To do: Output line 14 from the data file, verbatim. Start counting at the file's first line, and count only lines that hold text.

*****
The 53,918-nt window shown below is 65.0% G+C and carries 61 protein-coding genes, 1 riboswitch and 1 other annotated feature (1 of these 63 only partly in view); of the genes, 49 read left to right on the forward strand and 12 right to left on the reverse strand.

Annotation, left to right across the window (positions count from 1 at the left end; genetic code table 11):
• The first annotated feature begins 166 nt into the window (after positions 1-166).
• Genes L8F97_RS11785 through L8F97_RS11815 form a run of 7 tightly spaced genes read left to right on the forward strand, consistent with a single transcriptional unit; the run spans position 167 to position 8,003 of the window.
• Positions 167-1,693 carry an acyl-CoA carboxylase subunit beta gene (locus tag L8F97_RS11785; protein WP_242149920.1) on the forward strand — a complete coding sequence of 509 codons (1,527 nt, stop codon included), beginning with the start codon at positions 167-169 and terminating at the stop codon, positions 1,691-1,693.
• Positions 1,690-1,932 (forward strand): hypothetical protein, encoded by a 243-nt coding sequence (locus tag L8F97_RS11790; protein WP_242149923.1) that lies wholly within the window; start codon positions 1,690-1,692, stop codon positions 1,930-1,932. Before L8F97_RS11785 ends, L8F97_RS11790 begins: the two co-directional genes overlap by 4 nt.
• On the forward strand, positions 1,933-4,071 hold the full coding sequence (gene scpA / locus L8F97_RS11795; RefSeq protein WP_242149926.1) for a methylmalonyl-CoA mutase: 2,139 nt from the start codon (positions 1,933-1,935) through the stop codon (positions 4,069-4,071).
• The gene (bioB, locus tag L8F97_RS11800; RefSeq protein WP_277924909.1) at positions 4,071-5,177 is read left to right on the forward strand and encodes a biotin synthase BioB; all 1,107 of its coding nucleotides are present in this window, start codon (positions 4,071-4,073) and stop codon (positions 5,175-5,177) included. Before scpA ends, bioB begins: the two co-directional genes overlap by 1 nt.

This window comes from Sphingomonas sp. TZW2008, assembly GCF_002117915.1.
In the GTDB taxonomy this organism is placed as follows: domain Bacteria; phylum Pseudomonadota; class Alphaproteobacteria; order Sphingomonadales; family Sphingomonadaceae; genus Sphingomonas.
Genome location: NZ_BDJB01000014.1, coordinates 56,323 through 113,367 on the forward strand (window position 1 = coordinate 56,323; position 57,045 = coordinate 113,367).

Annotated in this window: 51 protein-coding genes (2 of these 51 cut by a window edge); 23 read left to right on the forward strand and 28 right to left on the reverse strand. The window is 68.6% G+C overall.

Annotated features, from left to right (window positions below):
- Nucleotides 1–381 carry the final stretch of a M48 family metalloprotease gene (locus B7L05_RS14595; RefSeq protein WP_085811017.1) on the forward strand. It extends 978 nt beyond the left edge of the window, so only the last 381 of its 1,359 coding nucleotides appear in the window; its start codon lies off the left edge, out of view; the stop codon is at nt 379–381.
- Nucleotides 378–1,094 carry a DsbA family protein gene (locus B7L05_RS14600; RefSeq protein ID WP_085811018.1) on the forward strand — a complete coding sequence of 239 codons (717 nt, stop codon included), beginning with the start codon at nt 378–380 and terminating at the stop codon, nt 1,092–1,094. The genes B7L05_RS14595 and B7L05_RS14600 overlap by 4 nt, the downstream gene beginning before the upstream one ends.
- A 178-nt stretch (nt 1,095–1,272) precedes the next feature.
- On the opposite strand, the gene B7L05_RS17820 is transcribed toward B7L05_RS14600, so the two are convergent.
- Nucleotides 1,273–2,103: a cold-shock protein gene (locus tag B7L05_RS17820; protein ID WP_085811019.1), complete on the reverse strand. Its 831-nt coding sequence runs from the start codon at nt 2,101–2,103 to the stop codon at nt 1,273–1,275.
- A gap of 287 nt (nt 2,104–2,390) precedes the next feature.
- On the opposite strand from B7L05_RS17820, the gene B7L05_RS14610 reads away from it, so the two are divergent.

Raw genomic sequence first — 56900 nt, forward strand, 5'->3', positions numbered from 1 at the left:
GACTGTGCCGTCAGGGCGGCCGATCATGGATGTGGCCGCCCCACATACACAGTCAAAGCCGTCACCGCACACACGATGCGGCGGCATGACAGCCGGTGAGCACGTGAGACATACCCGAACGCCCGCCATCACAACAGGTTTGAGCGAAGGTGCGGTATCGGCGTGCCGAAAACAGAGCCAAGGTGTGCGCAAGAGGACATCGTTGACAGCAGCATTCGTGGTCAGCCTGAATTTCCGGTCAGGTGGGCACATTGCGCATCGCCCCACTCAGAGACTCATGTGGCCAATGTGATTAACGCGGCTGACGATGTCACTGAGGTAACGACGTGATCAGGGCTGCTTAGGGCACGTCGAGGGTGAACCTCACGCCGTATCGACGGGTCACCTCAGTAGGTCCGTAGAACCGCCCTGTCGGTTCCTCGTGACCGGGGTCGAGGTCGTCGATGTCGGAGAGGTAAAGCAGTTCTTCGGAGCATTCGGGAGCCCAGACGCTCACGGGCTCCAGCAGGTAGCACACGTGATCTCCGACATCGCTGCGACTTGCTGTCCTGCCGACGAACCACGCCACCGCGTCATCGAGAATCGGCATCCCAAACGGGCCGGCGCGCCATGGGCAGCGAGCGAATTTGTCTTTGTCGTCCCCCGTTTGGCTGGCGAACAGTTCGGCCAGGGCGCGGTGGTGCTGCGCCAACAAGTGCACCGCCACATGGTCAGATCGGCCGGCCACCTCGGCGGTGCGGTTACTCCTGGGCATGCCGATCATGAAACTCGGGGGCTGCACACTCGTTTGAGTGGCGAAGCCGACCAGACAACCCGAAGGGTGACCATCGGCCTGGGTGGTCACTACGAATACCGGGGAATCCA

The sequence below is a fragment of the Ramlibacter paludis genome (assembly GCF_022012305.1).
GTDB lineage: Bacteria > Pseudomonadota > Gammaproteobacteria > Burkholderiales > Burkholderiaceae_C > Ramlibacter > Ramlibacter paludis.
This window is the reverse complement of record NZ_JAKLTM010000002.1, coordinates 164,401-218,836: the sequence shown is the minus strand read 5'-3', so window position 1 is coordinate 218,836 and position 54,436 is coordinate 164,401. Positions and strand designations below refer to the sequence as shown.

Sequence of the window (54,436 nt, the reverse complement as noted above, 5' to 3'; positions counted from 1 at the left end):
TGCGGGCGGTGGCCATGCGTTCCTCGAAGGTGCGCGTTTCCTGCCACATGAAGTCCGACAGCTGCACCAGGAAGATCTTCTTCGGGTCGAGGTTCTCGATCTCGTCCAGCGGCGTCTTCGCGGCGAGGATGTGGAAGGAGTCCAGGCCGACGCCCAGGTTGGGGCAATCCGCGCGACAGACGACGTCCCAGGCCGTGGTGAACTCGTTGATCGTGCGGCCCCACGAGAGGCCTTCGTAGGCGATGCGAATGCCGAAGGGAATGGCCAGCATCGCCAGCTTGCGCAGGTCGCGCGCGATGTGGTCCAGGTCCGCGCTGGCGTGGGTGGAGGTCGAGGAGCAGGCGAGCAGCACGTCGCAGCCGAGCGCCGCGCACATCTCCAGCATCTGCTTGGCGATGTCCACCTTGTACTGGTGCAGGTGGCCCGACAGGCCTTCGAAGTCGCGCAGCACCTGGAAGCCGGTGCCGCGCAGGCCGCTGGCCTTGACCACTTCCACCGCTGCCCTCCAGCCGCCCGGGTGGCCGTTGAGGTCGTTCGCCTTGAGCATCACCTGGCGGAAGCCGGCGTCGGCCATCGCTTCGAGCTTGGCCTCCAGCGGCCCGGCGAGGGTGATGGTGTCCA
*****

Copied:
- Nucleotides 1–381 carry the final stretch of a M48 family metalloprotease gene (locus B7L05_RS14595; RefSeq protein WP_085811017.1) on the forward strand. It extends 978 nt beyond the left edge of the window, so only the last 381 of its 1,359 coding nucleotides appear in the window; its start codon lies off the left edge, out of view; the stop codon is at nt 379–381.